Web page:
After what felt like an eternity of watching Rosendo watch her, I couldn’t take it anymore. I whipped my pink windbreaker off and just as I built up the courage to walk over and hand her my own jacket (which probably would have exposed just as much), Lupita brushed through from the back of the crowd. Everyone stopped to watch: the dorks, the snobs, the brains, and the gangsters. Lupita walked boyishly and heavy with her head held high and a determined look on her face. Her hair was down to her waist and braided. I heard she kept it braided on days when she would be involved in ‘jumping’ in a new member. That way, when she fought, her hair would not get in the way. That’s just something I heard a girl say in the bathroom. Lupita wore a white T-shirt, black jeans held on with a black cotton belt, and a new pair of white tennis shoes with a silver swish on each side. Over all that, she wore her oversized mostly white hooded coat with the silver and black Raiders emblem on the back. Her attire was so clean and ironed. She put her hand on Tamika’s shoulder and hushed her quiet sobbing. Lupita took off her coat and wrapped it around her old friend. Here and there in the crowd there was some booing, a “You suck,” and a “Take it off.”
Mr. Myers shook the stare out of his eyes and returned to his roster. Rosendo studied her every move as the two walked through the crowd to the back as Lupita held her arm around Tamika to comfort her. They looked like a couple, Tamika with her pound of make up and Lupita, tough and sharp. They had been great friends at one time. I felt confused with Lupita’s gesture, but I was glad that it was over.
That afternoon, while parents slowly picked up their kids and the field began to empty, we experienced an aftershock that sent the girls, and a couple of boys, into sheer panic attacks. Someone started a rumor that the field light poles looked like they were going to fall, and that sent people shuffling more toward the center of the field. The remaining students on the field booed and said ‘aw man’ when the principal announced on the megaphone that, “The school is undamaged and it will be safe to come to school,” the next day. Rosendo sat next to me ignoring the announcement and glanced over at Tamika every chance he could get without being creepy.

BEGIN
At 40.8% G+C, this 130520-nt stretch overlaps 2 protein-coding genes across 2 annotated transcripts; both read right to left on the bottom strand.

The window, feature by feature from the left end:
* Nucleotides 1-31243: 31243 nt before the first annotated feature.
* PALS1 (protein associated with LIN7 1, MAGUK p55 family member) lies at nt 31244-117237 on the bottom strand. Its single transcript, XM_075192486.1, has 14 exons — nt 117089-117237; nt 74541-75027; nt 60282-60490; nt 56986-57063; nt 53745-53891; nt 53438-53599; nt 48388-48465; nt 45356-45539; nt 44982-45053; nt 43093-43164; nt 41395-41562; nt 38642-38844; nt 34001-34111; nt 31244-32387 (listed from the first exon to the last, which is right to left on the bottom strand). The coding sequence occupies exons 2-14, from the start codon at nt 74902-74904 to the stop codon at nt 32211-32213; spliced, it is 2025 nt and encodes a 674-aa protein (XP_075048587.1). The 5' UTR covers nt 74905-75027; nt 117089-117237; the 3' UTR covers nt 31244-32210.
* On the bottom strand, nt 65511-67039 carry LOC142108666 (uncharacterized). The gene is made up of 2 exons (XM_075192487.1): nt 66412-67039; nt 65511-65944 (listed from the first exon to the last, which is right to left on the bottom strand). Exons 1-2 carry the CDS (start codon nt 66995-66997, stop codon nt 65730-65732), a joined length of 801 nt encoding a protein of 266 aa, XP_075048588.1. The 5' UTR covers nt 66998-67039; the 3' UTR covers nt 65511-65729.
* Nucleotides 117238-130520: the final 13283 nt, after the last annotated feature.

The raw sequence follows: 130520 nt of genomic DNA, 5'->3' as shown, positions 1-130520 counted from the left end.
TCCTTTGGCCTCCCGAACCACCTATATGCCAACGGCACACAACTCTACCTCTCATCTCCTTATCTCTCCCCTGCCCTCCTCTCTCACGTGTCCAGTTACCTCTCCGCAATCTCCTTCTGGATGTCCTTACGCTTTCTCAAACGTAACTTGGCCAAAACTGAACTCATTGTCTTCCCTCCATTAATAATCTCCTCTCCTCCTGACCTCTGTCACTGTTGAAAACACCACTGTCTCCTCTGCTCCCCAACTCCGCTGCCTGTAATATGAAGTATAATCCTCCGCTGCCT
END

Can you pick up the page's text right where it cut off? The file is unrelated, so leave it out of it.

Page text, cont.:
I thought how nice it was to watch her learn about kindness and sensitivity. I felt good about her existence and she suddenly became uninteresting to me. I focused my attention to the groups of people still talking about the day’s natural disaster. The initial earthquake recorded at a magnitude of 5.9 at around 7:42 that morning. Our teachers informed us of what earthquakes were to the best of their knowledge. The radio said the fault was somewhere near downtown L.A. The city of Whittier suffered the most structural damage so I guess that’s why they historically dubbed it the Whittier Narrows Earthquake. Occasionally, I could hear someone say, “Did you feel that? I think it was an aftershock.” Tears would swell up in some girls’ eyes at the suggestion. I shook my head and smiled. They had temporarily forgotten about Tamika, and that was enough to keep me relaxed.
Not much changed about Tamika, this I know. She spent the rest of that year back in her own little world. Kids joked for a couple of weeks and boys stared at her in class. A few nicknames formed, but died by the time we entered high school. She ate up the attention, but never spoke of Lupita saving her that day. Rosendo never said a word about her, and I decided to stay off the subject and point out her shortcomings quietly in my head.
So here I was, a sophomore in high school, graced by her self-centered presence for yet another year. Rosendo and I paused outside my art class to watch her walk out and join her new friends, a group of trampy juniors. She never noticed him. I think he was waiting for something special inside of her that would never come out. No matter how hard I tried, I could only see an ex cha-cha with new tight dresses and a tamed hair do.
“There’s nothing to be jealous of,” I told him. Rosendo shook his head and began walking to our next class. “Hey wait!” I said, following him.
By high school, Earthquakes were familiar to our generation. With each new quake, we would share stories of where we were and what we were doing when previous ones had hit. Each time the soil and rock of Southern California would shake our city, I couldn’t help but end up thinking about the first one I ever felt. I can remember everything about that day, including Tamika. I often wonder if she ever shared her story with anyone, and if she would leave out how she cried and how an old friend had helped her out. I may get the courage to ask her someday.